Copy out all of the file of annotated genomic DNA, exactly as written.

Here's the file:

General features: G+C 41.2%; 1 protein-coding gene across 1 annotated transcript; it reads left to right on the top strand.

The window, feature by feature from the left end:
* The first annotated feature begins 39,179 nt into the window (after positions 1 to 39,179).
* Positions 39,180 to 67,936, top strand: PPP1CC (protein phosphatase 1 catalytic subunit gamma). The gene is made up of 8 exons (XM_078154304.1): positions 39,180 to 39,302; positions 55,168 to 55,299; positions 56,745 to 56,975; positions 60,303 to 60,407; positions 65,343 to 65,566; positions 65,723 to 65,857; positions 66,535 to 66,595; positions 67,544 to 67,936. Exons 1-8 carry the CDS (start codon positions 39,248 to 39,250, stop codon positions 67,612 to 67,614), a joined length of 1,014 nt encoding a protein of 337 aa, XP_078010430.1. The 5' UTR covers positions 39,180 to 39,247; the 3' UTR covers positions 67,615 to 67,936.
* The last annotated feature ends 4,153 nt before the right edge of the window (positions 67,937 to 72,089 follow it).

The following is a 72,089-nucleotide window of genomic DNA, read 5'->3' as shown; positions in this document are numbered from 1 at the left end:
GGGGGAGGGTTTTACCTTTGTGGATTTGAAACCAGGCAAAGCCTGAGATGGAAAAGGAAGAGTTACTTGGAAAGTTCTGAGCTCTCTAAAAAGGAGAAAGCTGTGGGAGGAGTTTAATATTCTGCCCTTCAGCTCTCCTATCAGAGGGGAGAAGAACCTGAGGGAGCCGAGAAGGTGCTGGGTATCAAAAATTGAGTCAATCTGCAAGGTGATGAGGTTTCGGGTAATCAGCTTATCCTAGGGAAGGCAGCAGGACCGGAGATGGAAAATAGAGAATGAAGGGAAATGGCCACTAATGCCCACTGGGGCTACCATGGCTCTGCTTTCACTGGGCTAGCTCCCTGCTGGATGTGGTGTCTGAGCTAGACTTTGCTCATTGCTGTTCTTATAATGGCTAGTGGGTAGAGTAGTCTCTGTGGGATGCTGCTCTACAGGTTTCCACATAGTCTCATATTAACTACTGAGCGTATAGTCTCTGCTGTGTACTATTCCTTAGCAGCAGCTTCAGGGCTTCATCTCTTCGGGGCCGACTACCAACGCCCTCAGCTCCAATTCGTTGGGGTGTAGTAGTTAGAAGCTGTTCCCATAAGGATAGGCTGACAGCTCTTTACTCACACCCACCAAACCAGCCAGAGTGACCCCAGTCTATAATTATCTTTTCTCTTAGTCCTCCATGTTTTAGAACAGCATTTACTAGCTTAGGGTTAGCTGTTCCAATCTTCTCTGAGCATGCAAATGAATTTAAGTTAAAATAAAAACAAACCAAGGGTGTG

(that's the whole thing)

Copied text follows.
General features: G+C 41.2%; 1 protein-coding gene across 1 annotated transcript; it reads left to right on the top strand.

The window, feature by feature from the left end:
* The first annotated feature begins 39,179 nt into the window (after positions 1 to 39,179).
* Positions 39,180 to 67,936, top strand: PPP1CC (protein phosphatase 1 catalytic subunit gamma). The gene is made up of 8 exons (XM_078154304.1): positions 39,180 to 39,302; positions 55,168 to 55,299; positions 56,745 to 56,975; positions 60,303 to 60,407; positions 65,343 to 65,566; positions 65,723 to 65,857; positions 66,535 to 66,595; positions 67,544 to 67,936. Exons 1-8 carry the CDS (start codon positions 39,248 to 39,250, stop codon positions 67,612 to 67,614), a joined length of 1,014 nt encoding a protein of 337 aa, XP_078010430.1. The 5' UTR covers positions 39,180 to 39,247; the 3' UTR covers positions 67,615 to 67,936.
* The last annotated feature ends 4,153 nt before the right edge of the window (positions 67,937 to 72,089 follow it).

The following is a 72,089-nucleotide window of genomic DNA, read 5'->3' as shown; positions in this document are numbered from 1 at the left end:
GGGGGAGGGTTTTACCTTTGTGGATTTGAAACCAGGCAAAGCCTGAGATGGAAAAGGAAGAGTTACTTGGAAAGTTCTGAGCTCTCTAAAAAGGAGAAAGCTGTGGGAGGAGTTTAATATTCTGCCCTTCAGCTCTCCTATCAGAGGGGAGAAGAACCTGAGGGAGCCGAGAAGGTGCTGGGTATCAAAAATTGAGTCAATCTGCAAGGTGATGAGGTTTCGGGTAATCAGCTTATCCTAGGGAAGGCAGCAGGACCGGAGATGGAAAATAGAGAATGAAGGGAAATGGCCACTAATGCCCACTGGGGCTACCATGGCTCTGCTTTCACTGGGCTAGCTCCCTGCTGGATGTGGTGTCTGAGCTAGACTTTGCTCATTGCTGTTCTTATAATGGCTAGTGGGTAGAGTAGTCTCTGTGGGATGCTGCTCTACAGGTTTCCACATAGTCTCATATTAACTACTGAGCGTATAGTCTCTGCTGTGTACTATTCCTTAGCAGCAGCTTCAGGGCTTCATCTCTTCGGGGCCGACTACCAACGCCCTCAGCTCCAATTCGTTGGGGTGTAGTAGTTAGAAGCTGTTCCCATAAGGATAGGCTGACAGCTCTTTACTCACACCCACCAAACCAGCCAGAGTGACCCCAGTCTATAATTATCTTTTCTCTTAGTCCTCCATGTTTTAGAACAGCATTTACTAGCTTAGGGTTAGCTGTTCCAATCTTCTCTGAGCATGCAAATGAATTTAAGTTAAAATAAAAACAAACCAAGGGTGTG